It’s rather difficult to eavesdrop on a conversation between younger Danes these days without hearing an English word or two being bandied about.
And that’s not a coincidence, according to an expert who has found that upwards of 10 percent of the Danish language is influenced by English. In fact, the impact of English on the Danish language has been significant since the turn of the century.
Henrik Gottlieb, an associate professor at the Department of English, German and Romance studies at the University of Copenhagen (KU), contends that of the 50,000-100,000 words that make up the Danish language there are 12,000 Anglicisms – a word or construction borrowed from English.
“We can’t really do without many of the words that come to us from English, like the word ‘film’, for instance. But the frequency of Anglicisms has reached a point today that the linguistic tolerance levels of many Danes is being challenged,” Gottlieb told Kristeligt Dagblad.
Gottlieb maintains that Danish has long ‘borrowed’ from the dominating language of the time, but through the 20th century the influence of English grew steadily and in the 21st century it has become monumental.
Gottlieb is behind the Danish contribution to the global Anglicism database network (GLAD) that 100 researchers are currently building up. The project is due to run until 2021 and Gottlieb has already documented about half of the Anglicisms in Danish – about 6,000.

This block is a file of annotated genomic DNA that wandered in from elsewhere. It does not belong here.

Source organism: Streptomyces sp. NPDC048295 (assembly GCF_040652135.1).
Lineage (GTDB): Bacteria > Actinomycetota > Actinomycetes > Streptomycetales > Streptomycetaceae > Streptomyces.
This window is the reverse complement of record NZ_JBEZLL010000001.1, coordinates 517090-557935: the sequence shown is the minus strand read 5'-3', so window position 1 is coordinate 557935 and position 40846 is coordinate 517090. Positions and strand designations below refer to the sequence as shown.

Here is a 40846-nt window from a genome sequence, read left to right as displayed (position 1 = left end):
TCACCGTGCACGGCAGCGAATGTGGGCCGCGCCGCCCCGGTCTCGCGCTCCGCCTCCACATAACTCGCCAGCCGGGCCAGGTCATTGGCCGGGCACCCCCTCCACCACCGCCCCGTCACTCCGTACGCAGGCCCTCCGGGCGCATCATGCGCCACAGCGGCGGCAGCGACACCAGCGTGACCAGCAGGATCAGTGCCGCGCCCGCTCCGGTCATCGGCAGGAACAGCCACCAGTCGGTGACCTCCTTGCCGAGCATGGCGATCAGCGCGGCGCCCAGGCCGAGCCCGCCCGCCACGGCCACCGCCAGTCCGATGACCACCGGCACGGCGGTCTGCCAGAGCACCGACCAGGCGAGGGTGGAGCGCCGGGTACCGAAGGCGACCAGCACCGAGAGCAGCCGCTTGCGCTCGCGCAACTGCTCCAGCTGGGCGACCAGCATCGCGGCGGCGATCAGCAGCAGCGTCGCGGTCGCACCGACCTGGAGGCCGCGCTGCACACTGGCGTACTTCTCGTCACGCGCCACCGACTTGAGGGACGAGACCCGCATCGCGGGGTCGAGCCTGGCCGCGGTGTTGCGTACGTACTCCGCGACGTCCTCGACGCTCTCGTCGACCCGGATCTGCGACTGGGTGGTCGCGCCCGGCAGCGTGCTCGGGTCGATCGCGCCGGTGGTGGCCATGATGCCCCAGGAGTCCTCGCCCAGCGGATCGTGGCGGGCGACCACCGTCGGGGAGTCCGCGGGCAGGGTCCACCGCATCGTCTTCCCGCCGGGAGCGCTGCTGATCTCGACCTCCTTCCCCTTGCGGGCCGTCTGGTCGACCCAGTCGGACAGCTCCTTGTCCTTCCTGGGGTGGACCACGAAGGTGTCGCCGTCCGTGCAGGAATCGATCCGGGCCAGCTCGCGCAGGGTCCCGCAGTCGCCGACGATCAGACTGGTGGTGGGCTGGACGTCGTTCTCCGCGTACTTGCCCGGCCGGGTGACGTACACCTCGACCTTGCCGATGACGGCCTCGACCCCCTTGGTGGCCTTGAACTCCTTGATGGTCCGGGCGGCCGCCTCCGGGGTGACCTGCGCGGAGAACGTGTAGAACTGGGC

“It is my estimation that 5-10 percent of words in Danish today stem from English, and only some give rise to irritation. One of the most used is ‘app’, which has seen a meteoric rise in the language since 2008, but hasn’t produced much trouble,” said Gottlieb, who is working on a new book on the subject, ‘Echoes of English’.
“But it’s more annoying when the IT or business sectors use smart-arse English expressions, or when you say ‘rolig nu’, which is taken from the English ‘easy now’, instead of using ‘tag det roligt’.”
Gottlieb did suggest that while there are many English words entering and bringing new meaning to Danish, most of the words are used in accordance with the grammatical principles of Danish.
‘Støvle Dance’ to blame?
Meanwhile, other experts argue that the Danish language doesn’t borrow more from English than other Nordic countries.
It looks like the Danish trio ‘De Nattergale’ were not as ahead of the curve as they thought with their odd mixture of both Danish and English vocabulary in their Christmas show ‘The Julekalender’ back in 1991 (check out the video of their iconic ‘Støvle Dance’ below).
The funny thing is that three years later the Norwegians made their own version of the song.